(I tried to translate a very meaningful saying by Kanuni Sultan Suleyman, a monarch of Ottoman Empire who suffered from illness, and it probably lost a big chunk of its meaning)

 

Been there... I live in Turkey, and I know how it sucks!

 
 

Oh that sucks. Keep trying, it is not that much English as you can think. Did you apply to US companies? Europe maybe a bit easier

 

No, I didn't. But I also need self-trust. Everything is the same, I know. I'll do what I do here anywhere in the world.

Every jr developer wants work for big companies. I just want to join a good team.

I hope, I find a good company for remote work. Actually, the relocation would be good.

That's my aim, too. I'd love to just be a part of a good team with a variety in skill sets so we can grow with one another.

Good luck! You've got this.

 

One day at McDonald's in Munich-Stachus, one of the three largest McDs worldwide. In the summer. In the kitchen. Three people yelling at you while you burn your fingers on the grill. Worst day ever. I was looking for work for the weeks between schools. I went with Pizza Hut instead. Still got 50€ for that day at least.

 

This brings me back to every shitty job I ever had before getting into software 😭

 

I hated all the service jobs I worked through high school and college. Those jobs are definitely not for the weak of heart. Both customers and your “team” can be really awful. 😟

 

4 years.

Me saying that I was unhappy the entire time is a falsity though.

I used to drive trains for a living. It was a fun job. But complacency kicked in really hard and I felt like I was just skating through life. Hopping from hotel to hotel, playing video games, and sleeping my life away.

The pay was good. The work was fun, then boring, then monotonous. I got laid off from that job, and that was the best thing that could have happened to me. I probably would have been a 40 year man to chase that guaranteed retirement.

 

My first job, I stayed there for 1.4 years. I left that job 1.4 years back. I love my job there but the CEO is a fool, arrogant, self-centered idiot. But now i work at one of the best startups in India.

 

About to hit 2 years. I'm still here because I don't seem to be doing well in the job search. ¯\_(ツ)_/¯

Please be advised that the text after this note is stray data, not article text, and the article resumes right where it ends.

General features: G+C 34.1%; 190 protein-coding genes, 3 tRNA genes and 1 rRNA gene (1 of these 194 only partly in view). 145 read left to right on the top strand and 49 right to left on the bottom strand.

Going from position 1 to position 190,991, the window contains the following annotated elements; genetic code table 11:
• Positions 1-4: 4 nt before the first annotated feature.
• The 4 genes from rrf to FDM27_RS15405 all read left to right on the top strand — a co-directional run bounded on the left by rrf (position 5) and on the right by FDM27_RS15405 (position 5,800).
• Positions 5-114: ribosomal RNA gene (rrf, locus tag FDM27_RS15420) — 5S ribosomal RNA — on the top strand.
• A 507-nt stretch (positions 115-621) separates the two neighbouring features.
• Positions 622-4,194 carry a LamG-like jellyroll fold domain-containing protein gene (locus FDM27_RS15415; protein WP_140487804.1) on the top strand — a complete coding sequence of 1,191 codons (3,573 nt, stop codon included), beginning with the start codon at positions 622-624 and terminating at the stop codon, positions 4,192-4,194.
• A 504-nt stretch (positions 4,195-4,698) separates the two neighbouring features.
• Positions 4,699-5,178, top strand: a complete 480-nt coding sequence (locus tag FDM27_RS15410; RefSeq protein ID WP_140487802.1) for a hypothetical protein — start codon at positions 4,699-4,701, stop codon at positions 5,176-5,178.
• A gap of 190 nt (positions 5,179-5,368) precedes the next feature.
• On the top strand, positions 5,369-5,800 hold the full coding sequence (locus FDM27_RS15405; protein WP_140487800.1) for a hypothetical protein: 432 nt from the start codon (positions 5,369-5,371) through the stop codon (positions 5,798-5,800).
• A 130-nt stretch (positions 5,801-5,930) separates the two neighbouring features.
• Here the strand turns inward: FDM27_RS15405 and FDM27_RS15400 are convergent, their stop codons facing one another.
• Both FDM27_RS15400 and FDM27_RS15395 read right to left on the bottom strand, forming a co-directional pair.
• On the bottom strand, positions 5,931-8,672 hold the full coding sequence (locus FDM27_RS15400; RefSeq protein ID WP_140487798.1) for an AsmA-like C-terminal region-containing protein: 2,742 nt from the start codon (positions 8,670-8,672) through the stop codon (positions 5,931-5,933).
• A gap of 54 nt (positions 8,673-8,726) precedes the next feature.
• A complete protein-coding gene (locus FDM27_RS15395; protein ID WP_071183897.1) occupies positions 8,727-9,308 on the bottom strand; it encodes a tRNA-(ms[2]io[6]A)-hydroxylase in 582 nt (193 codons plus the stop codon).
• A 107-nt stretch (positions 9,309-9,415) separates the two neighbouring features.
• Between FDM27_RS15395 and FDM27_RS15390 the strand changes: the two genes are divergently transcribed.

3 years in both my first and second job. The first job was in a completely different industry to what I'm in now (Chemistry, now in Dev) and at the time, going straight from school to this job and getting pretty good at it, I was afraid of taking the leap to change industries, considering I didn't have nearly enough dev experience to get a full time role.

I then got an apprenticeship in general IT, completed it in no time and self taught myself ruby-on-rails to a level where I could move over to dev. Unfortunately they underpaid, didn't sanction staff who took the micky with deadlines/work/time and didn't promote any sort of progression, you just got on with your job, building small features, fixing bugs and solving helpdesks. I had no real indication of where I was in terms of skill level, only that I was quite a bit further than the rest of the team. I decided 3 years was long enough for a company that didn't treat their employees very well so moved on!

In hindsight I wish I'd have moved on earlier, as I could definitely be on a better salary now. I've learned not to get too attached to companies and look out for myself a bit better.

 

I am still working at the company for last one and half years.
This is my first tech job and i love working the team .
One of the things that we really like about our company is the emphasis on the quality of the products we built.

 

One month. Although, it was a part-time job. I was selling ice cream at a theme park. My boss complained that I didn't sell enough ice cream but:

  1. It was December
  2. It was the week before Christmas